Buy Me Into The Ball Game

For $95 million, here's what you get: the newest - and undoubtedly worst - team in baseball, the chance to be called an idiot by every sportscaster in town, and that dreaded phone call from Aunt Roseanne asking to sing the national anthem. Plus the privilege of leasing a stadium, building a farm system and paying a squad of other teams' castoffs - all at an additional cost of about $40 million.

Why, then, would anyone possibly want one of the two teams scheduled to join the National League in 1993? Just ask the boosters of the six cities - Buffalo, Denver, Miami, Orlando, Tampa Bay and Washington - that are finalists for the major leagues' first expansion since 1977. They'll tell you this isn't simply a matter of owning the local McDonald's franchise. This is baseball - the national pastime, the root of all that's right in America, the reason why Opening Days throughout the land this week are celebrated as the first real sign of spring. "Baseball is an American institution and our region deserves to be represented," says John Antonucci, who leads the Denver ownership syndicate. "It would be a moral outrage for our state not to get at least one of the clubs," intones Sen. Bob Graham of Florida. They both know that snaring a franchise means a city's image becomes major league.

After more than a year of deliberating, incumbent National League owners will decide in June who wins the expansion sweepstakes. For months they've been subjected to the wheedling and cajolery of politicians, investors and civic-pride merchants. So eager are the six cities and their would-be baseball owners that they've tried everything from logo contests to tacky T shirts to season-ticket drives. Tampa-St. Petersburg has already built a $110 million domed stadium for a team it doesn't even have. Fortunately, there has been room for a little humor, too. Citizens of the various towns have suggested such team names as the Buffalo Chips, D.C. Tricky Dickies, Orlando Cepedas, Colorado Flakes and Tampa Bay Polidents.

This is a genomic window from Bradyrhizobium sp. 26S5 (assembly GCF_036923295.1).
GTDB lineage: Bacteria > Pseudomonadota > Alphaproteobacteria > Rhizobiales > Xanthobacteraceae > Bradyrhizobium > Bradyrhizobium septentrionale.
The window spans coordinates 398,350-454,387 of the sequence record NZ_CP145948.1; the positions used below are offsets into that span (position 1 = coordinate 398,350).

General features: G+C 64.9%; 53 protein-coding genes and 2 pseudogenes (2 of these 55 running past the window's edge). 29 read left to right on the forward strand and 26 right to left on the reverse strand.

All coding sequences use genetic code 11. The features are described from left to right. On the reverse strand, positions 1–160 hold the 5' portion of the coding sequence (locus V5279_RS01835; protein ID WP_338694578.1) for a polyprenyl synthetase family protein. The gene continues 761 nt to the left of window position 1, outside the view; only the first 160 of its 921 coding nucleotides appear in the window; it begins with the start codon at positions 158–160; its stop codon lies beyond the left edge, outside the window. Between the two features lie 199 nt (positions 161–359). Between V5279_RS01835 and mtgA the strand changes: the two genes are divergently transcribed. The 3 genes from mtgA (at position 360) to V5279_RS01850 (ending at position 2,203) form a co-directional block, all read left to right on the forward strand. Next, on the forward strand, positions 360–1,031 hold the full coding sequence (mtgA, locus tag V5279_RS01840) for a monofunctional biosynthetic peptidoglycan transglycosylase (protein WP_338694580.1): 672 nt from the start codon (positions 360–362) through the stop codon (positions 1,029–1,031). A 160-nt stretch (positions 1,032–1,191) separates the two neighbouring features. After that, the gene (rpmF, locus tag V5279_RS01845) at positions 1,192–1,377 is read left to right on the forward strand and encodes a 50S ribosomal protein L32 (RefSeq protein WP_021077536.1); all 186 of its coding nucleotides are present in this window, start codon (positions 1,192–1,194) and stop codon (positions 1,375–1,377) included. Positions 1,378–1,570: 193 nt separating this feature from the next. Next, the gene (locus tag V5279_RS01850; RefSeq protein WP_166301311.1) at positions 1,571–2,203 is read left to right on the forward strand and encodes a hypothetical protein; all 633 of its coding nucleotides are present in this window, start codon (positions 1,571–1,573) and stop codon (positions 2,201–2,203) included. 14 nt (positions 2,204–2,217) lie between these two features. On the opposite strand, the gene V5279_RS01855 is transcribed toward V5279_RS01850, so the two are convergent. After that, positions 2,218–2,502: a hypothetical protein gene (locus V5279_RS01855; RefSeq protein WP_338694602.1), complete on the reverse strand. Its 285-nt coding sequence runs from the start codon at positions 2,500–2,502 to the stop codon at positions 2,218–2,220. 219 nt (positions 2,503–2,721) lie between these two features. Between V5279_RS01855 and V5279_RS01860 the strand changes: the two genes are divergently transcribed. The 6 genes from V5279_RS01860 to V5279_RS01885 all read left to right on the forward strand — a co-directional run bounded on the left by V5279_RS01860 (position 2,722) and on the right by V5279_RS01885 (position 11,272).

In the quest to enter the big leagues, the ways of persuasion are many. Good contacts don't hurt. Miami's applicant, H. Wayne Huizenga, is chairman of Blockbuster Entertainment and happens to have the president of the Pittsburgh Pirates on his board. He also has support from one of George Bush's sons, Jeb, who is active in south Florida economic development. The Tampa Bay partnership includes developers Allen and Sidney Kohl, brothers of a U.S. senator and close friends of Bud Selig, owner of the Milwaukee Brewers.

Sometimes the sell is soft. In Denver, the downtown chimes master played "Take Me Out to the Ball Game" for the National League envoys who visited last month. Sometimes the pitch is ridiculous. The Miami group propositioned the committee with a treacly video hosted for some reason by ex-Dolphins quarterback Bob Griese. It lauds the area's weather, boasts that "we eat out three times as often as other Floridians" and notes Miami's large Hispanic population. "What better way to celebrate the 500th birthday of the discovery of the New World" than to field a new team, Griese asks.

In addition to smiles and salesmanship, there is old-fashioned political arm-twisting. And there are plenty of sore arms--particularly after sessions with the U.S. Senate Task Force on Baseball Expansion. The committee, according to chairman Tim Wirth of (surprise!) Colorado, attempts to use "powers of persuasion" to convince baseball owners to create more teams. Translation: listen up or we'll repeal your exemption from the antitrust laws - which means you'll no longer get to act like a monopoly. Trouble is, as Florida's Graham recognizes, that threat "is like a nuclear bomb. You can only use it once." For now Wirth and Graham say they're pleased the owners are finally giving in. They'd better pray their states prevail, because Baseball Commissioner Fay Vincent has made it clear he foresees no further expansion until the next century.